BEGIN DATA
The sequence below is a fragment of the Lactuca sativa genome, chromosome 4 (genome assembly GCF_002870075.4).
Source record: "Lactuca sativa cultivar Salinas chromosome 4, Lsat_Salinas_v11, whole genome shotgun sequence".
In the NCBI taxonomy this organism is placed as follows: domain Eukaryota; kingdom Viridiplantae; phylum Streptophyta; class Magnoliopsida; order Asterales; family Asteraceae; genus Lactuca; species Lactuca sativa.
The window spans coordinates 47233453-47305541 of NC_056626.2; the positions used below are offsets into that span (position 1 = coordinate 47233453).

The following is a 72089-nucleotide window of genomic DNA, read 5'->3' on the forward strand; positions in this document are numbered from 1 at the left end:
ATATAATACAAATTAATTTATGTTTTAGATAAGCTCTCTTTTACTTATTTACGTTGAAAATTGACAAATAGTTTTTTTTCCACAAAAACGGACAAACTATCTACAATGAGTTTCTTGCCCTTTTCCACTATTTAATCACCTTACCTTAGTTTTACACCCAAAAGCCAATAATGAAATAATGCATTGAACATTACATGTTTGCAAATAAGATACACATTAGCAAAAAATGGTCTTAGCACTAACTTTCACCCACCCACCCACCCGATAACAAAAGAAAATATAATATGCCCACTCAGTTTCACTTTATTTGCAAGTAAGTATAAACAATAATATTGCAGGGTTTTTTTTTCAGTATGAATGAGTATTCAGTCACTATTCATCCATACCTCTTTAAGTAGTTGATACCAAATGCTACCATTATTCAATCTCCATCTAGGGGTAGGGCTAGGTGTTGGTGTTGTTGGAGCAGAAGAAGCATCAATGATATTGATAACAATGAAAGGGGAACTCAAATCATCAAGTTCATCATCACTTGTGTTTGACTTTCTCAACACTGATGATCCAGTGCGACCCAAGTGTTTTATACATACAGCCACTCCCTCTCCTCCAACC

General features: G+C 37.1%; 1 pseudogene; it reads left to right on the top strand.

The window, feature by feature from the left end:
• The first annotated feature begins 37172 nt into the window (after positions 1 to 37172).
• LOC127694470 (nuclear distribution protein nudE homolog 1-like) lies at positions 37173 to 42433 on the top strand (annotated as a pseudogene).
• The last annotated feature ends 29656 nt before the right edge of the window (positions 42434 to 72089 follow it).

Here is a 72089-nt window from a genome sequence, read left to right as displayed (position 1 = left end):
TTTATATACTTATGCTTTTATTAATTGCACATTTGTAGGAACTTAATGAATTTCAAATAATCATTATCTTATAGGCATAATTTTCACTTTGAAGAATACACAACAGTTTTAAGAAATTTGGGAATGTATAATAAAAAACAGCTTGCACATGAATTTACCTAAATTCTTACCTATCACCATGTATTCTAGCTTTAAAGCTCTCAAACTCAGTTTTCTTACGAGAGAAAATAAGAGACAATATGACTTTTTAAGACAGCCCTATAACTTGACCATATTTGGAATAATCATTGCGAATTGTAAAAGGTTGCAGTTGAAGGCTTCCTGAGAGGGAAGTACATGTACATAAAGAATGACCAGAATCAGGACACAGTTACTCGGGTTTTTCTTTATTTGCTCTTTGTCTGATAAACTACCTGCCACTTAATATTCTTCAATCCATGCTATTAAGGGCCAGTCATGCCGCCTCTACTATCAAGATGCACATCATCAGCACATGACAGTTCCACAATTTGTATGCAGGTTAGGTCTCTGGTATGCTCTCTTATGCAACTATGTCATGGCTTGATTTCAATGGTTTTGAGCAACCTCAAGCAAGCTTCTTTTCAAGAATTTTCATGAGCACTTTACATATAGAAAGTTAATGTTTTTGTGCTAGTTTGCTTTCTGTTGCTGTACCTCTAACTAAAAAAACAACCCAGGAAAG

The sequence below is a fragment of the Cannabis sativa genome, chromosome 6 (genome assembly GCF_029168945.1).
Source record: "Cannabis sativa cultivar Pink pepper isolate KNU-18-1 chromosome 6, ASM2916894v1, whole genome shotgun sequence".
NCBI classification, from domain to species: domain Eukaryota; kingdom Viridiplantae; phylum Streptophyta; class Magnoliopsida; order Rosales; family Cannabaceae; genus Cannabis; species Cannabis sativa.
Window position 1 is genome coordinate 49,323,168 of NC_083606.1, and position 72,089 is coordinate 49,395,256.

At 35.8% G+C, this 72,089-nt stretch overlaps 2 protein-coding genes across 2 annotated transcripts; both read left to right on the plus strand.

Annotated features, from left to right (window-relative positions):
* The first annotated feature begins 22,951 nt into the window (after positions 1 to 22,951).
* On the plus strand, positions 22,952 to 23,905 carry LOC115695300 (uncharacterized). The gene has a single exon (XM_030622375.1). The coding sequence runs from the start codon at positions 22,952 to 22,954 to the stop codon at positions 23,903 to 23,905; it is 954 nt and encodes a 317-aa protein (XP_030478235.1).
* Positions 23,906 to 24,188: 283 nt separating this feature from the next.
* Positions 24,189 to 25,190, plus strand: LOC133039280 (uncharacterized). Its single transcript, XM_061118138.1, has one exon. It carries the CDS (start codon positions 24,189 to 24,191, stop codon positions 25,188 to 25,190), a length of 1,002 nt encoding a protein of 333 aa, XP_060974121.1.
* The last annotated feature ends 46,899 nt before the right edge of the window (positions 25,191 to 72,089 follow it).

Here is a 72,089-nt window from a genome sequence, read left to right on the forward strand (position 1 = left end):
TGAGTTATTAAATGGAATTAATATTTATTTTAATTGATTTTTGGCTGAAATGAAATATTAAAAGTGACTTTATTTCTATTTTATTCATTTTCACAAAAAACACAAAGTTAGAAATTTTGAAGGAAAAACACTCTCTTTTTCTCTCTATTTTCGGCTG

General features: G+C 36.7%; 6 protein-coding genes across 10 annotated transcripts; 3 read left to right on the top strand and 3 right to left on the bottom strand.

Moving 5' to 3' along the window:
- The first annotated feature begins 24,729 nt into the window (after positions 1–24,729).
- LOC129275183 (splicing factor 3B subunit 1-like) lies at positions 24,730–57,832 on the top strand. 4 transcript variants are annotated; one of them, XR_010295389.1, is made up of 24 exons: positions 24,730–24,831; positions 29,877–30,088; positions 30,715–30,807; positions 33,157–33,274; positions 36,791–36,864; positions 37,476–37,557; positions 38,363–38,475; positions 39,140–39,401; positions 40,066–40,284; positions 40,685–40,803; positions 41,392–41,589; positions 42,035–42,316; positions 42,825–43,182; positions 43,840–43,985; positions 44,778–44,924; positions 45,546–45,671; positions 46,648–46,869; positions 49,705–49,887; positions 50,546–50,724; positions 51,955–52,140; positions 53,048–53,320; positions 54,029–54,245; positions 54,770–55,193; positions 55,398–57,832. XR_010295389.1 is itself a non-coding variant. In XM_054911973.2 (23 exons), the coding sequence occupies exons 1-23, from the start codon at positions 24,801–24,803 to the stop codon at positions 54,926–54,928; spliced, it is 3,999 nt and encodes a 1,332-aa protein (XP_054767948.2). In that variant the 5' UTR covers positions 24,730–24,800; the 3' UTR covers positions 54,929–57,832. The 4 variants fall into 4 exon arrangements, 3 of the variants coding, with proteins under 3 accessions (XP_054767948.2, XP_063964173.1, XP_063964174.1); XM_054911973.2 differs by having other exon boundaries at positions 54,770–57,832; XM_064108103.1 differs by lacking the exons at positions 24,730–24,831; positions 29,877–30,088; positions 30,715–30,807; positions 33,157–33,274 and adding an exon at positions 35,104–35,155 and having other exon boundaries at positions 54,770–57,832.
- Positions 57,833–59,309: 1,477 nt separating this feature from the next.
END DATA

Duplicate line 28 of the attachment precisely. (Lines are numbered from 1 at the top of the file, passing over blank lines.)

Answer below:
Moving 5' to 3' along the window: